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How to Stay Sane in an Insane Industry

Last Saturday I sent out a half dozen queries to literary agents. Bright and early on Monday morning, I woke up to a rejection in my inbox.

I knew this was going to happen, and I know enough about the publishing world not to take rejection of a query as a judgement of my work. But even with many years of rejection notched into my writer's belt, it's still difficult to stay upbeat and confident when reading emails like, "After reading your letter I'm afraid I just wasn't hooked enough to want to ask for more."

A cold, hard fact of the publishing industry is that "hooks" drive sales, and quality of writing matters much less than we writers would like to believe. While a writer's number one concern is whether readers will enjoy a story, a publisher's number one concern is whether readers will buy the story.

When the acquisitions staff of a publishing house evaluate a manuscript, they don't ask themselves, "Is this a good story that will make readers happy?" They ask, "Does this premise sound sexy in a single sentence? Can we convince Target to put this book on the shelves in a five-minute sales call? Will people see this title at the checkout counter in Kroger and grab it impulsively?" In other words, "What's the hook?"

So what, exactly, does it mean when an agent says she "just wasn't hooked enough"? It could mean many different things.

  1. The premise doesn't sound like a sexy high-concept bestseller in a single sentence.
  2. The book doesn't fit into any of the specific slots publishers are looking to fill right now (e.g., "Realistic contemporary YA featuring diverse characters.")
  3. The agent is already representing a client with a similar project.
  4. The genre or subject matter was "hot" with publishers last year, but it's gone cold now.
  5. Nothing at all. This is an auto-generated form letter the agency sends to everyone with the click of the Decline button.

What "wasn't hooked enough" seems to imply, but does not necessarily mean, is that the query isn't well-written or the book isn't interesting.

More cold, hard facts about the publishing industry: advances for debut and midlist authors are shrinking to nothing. Even bestselling authors are getting "eBook only" releases. A novel can be a thrilling page-turner, a poignant masterpiece, a memorable story that readers will want to relive over and over for many years...but still no publisher will buy it, because it doesn't fit into a free "slot" and the author isn't named Danielle Steele or James Patterson.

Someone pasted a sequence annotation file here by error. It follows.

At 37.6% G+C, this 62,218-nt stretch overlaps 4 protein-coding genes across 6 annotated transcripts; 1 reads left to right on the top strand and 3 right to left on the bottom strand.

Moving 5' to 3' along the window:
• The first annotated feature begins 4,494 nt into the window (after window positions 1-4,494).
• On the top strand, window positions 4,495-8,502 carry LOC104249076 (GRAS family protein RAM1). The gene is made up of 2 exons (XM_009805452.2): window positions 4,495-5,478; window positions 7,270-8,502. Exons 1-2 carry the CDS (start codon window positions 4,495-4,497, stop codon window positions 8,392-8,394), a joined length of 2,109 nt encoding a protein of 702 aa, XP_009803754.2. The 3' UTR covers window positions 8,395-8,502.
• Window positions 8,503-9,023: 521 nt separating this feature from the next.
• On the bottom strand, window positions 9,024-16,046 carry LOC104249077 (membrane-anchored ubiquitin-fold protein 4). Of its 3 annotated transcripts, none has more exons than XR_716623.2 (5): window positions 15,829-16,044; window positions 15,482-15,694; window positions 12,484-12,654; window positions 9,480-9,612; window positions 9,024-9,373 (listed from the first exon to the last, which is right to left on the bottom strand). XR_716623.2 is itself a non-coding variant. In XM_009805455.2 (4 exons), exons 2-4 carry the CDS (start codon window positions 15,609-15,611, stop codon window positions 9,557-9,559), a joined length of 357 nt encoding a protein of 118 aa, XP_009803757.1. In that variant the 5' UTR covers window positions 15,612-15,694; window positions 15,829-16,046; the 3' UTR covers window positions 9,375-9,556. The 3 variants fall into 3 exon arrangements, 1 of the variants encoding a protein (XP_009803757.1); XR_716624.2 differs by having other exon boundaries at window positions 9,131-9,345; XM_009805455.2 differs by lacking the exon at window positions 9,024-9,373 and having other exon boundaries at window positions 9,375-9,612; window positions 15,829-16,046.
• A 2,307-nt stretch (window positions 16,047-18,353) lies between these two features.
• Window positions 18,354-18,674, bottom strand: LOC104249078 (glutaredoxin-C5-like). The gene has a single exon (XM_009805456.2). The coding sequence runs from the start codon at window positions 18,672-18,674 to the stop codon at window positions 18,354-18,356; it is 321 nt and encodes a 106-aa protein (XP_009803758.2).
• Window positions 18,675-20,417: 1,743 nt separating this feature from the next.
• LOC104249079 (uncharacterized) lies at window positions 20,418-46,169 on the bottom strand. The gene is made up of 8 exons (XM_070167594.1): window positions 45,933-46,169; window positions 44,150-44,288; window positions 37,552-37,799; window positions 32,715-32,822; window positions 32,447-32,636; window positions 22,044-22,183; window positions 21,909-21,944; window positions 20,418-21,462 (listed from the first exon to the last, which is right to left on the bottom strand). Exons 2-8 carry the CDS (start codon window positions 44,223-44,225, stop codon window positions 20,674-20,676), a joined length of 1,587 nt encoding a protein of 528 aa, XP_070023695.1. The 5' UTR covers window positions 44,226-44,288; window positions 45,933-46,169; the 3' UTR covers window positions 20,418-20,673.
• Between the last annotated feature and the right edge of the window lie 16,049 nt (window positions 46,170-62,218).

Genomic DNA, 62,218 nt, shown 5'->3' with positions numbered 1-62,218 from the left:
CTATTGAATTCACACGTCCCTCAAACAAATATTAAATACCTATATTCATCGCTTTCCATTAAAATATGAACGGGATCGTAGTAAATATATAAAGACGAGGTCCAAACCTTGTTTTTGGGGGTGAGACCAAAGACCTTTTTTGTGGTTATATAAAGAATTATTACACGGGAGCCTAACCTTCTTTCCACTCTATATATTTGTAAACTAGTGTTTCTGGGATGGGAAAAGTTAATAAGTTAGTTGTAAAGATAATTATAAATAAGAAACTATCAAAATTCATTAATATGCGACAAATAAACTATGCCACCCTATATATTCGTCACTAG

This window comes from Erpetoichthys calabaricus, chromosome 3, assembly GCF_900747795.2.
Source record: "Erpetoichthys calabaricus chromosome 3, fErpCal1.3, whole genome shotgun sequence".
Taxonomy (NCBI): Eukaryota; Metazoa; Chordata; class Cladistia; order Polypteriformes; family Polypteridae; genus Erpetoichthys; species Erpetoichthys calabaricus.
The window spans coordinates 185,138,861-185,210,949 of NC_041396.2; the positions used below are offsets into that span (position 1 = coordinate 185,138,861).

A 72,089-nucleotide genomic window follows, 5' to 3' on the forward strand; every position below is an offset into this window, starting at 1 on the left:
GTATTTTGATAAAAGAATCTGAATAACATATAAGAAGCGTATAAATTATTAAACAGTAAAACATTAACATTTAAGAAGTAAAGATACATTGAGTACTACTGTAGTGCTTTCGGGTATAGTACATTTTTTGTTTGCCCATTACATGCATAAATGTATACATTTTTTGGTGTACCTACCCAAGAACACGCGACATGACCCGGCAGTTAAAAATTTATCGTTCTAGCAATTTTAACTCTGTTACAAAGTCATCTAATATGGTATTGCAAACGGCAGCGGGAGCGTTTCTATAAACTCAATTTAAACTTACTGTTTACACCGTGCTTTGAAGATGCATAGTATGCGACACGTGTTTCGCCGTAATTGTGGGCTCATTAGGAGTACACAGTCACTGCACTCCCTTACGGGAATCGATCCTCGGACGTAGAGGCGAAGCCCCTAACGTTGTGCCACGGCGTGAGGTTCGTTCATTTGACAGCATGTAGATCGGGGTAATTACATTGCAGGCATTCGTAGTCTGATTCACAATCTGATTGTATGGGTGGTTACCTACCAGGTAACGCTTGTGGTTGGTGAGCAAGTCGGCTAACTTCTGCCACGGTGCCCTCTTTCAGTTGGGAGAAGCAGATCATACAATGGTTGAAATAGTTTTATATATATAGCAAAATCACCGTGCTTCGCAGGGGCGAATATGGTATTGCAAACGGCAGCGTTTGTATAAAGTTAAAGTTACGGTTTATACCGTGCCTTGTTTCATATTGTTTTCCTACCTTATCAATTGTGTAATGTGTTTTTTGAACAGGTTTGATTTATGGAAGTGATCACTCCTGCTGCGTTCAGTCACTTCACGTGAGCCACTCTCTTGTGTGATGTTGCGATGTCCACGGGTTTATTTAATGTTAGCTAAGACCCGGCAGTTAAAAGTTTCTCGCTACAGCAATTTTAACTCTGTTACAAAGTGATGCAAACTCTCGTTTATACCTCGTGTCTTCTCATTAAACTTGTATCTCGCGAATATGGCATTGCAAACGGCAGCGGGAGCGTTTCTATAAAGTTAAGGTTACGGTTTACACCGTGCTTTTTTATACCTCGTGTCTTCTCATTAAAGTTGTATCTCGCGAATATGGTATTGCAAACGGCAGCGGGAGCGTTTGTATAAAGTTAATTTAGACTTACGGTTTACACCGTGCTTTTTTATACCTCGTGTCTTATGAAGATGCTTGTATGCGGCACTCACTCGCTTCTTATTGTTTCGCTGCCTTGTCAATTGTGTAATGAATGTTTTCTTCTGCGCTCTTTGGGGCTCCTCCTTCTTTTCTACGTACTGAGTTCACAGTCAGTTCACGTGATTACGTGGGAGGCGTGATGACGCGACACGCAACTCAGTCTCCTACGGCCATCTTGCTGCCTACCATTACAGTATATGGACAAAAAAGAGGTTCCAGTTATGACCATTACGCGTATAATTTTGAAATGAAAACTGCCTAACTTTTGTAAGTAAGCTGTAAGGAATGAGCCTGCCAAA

One literary agent wrote that, statistically, a new writer has a higher chance of getting struck by lightning than she does of getting published. If she does get published, she'll be lucky to get a $5,000 advance. Then she probably won't earn out that measly $5,000, publishers will label her a bad investment, and she'll never sell another book again.

Knowing all this, how do we stay positive? How do we keep writing, keep hoping, keep sending those query letters to their doom, instead of burning our lucky writing pencils in abject despair?

A lot of people do succumb to despair. They give up and stop writing or, even worse, turn into vengeful banshees who haunt the Internet, shrieking about gatekeepers. How can we avoid becoming those people?

1. Adjust your expectations.

When it comes to the arts, people have a bizarre expectation that the economy will work differently than it does for every other industry. They think quality and creativity will trump all else, when that's not the case for any other product in existence.

Does Old Navy stock thin, scratchy shirts made by kids in Indian sweatshops because those are the most comfortable and flattering shirts available? Does Lowes sell nine-foot-tall blow-up penguins because those are the classiest Christmas decorations they could find? Does Fred Meyer throw Hershey's Milk Chocolate Hearts in your face the second you walk through their doors because those are the most delicious candies ever made?

Businesses will sell what makes them the most profit, period. Publishers know they'll profit from any book with Danielle Steele's name printed on the cover, regardless of the words printed inside. They know it's very difficult to get people to buy a book with an unknown name on it. When consumers have a choice between cardboard-like, chemical-tasting Chips Ahoy they grew up eating, vs. gourmet cookies by some new brand they've never heard of, which do you think the majority will pick? Only adventurous cookie connoisseurs will take a chance on the new brand.

We writers want to believe that if we write good stories, we will be swiftly rewarded. Publishers will fight over our manuscripts. The New York Times will rave over us. Hollywood A-listers will Tweet about how desperately they want to star in the movie adaptations of our books.